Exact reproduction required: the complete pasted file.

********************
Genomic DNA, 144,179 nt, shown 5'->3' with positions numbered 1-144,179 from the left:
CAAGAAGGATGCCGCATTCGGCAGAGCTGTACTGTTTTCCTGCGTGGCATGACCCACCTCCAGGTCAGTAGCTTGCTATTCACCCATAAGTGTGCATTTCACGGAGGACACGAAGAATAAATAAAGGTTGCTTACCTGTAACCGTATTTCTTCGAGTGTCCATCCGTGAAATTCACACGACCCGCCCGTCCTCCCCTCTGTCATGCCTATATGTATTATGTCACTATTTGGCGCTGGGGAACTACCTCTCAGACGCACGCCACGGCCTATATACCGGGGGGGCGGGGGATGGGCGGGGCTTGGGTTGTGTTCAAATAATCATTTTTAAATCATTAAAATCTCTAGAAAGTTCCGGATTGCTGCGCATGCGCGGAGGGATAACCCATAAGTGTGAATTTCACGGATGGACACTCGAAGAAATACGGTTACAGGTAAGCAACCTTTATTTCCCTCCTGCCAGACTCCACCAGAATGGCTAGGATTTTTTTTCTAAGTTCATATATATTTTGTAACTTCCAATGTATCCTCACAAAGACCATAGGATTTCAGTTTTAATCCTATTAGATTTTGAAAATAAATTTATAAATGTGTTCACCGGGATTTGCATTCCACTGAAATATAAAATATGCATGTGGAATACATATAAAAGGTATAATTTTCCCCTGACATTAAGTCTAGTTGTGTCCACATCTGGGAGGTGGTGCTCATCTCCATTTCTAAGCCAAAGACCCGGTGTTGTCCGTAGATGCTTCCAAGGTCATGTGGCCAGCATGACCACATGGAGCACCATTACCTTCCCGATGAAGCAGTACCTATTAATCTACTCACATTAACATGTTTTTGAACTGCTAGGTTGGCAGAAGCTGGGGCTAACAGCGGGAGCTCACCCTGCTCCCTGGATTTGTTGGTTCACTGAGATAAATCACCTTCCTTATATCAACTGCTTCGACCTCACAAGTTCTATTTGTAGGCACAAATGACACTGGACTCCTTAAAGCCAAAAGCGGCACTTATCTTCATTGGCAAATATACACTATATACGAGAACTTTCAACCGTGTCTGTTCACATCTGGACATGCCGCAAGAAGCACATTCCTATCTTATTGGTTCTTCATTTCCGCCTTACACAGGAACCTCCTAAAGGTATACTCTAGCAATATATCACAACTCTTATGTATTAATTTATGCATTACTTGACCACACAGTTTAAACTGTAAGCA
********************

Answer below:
Genomic DNA, 144,179 nt, shown 5'->3' with positions numbered 1-144,179 from the left:
CAAGAAGGATGCCGCATTCGGCAGAGCTGTACTGTTTTCCTGCGTGGCATGACCCACCTCCAGGTCAGTAGCTTGCTATTCACCCATAAGTGTGCATTTCACGGAGGACACGAAGAATAAATAAAGGTTGCTTACCTGTAACCGTATTTCTTCGAGTGTCCATCCGTGAAATTCACACGACCCGCCCGTCCTCCCCTCTGTCATGCCTATATGTATTATGTCACTATTTGGCGCTGGGGAACTACCTCTCAGACGCACGCCACGGCCTATATACCGGGGGGGCGGGGGATGGGCGGGGCTTGGGTTGTGTTCAAATAATCATTTTTAAATCATTAAAATCTCTAGAAAGTTCCGGATTGCTGCGCATGCGCGGAGGGATAACCCATAAGTGTGAATTTCACGGATGGACACTCGAAGAAATACGGTTACAGGTAAGCAACCTTTATTTCCCTCCTGCCAGACTCCACCAGAATGGCTAGGATTTTTTTTCTAAGTTCATATATATTTTGTAACTTCCAATGTATCCTCACAAAGACCATAGGATTTCAGTTTTAATCCTATTAGATTTTGAAAATAAATTTATAAATGTGTTCACCGGGATTTGCATTCCACTGAAATATAAAATATGCATGTGGAATACATATAAAAGGTATAATTTTCCCCTGACATTAAGTCTAGTTGTGTCCACATCTGGGAGGTGGTGCTCATCTCCATTTCTAAGCCAAAGACCCGGTGTTGTCCGTAGATGCTTCCAAGGTCATGTGGCCAGCATGACCACATGGAGCACCATTACCTTCCCGATGAAGCAGTACCTATTAATCTACTCACATTAACATGTTTTTGAACTGCTAGGTTGGCAGAAGCTGGGGCTAACAGCGGGAGCTCACCCTGCTCCCTGGATTTGTTGGTTCACTGAGATAAATCACCTTCCTTATATCAACTGCTTCGACCTCACAAGTTCTATTTGTAGGCACAAATGACACTGGACTCCTTAAAGCCAAAAGCGGCACTTATCTTCATTGGCAAATATACACTATATACGAGAACTTTCAACCGTGTCTGTTCACATCTGGACATGCCGCAAGAAGCACATTCCTATCTTATTGGTTCTTCATTTCCGCCTTACACAGGAACCTCCTAAAGGTATACTCTAGCAATATATCACAACTCTTATGTATTAATTTATGCATTACTTGACCACACAGTTTAAACTGTAAGCA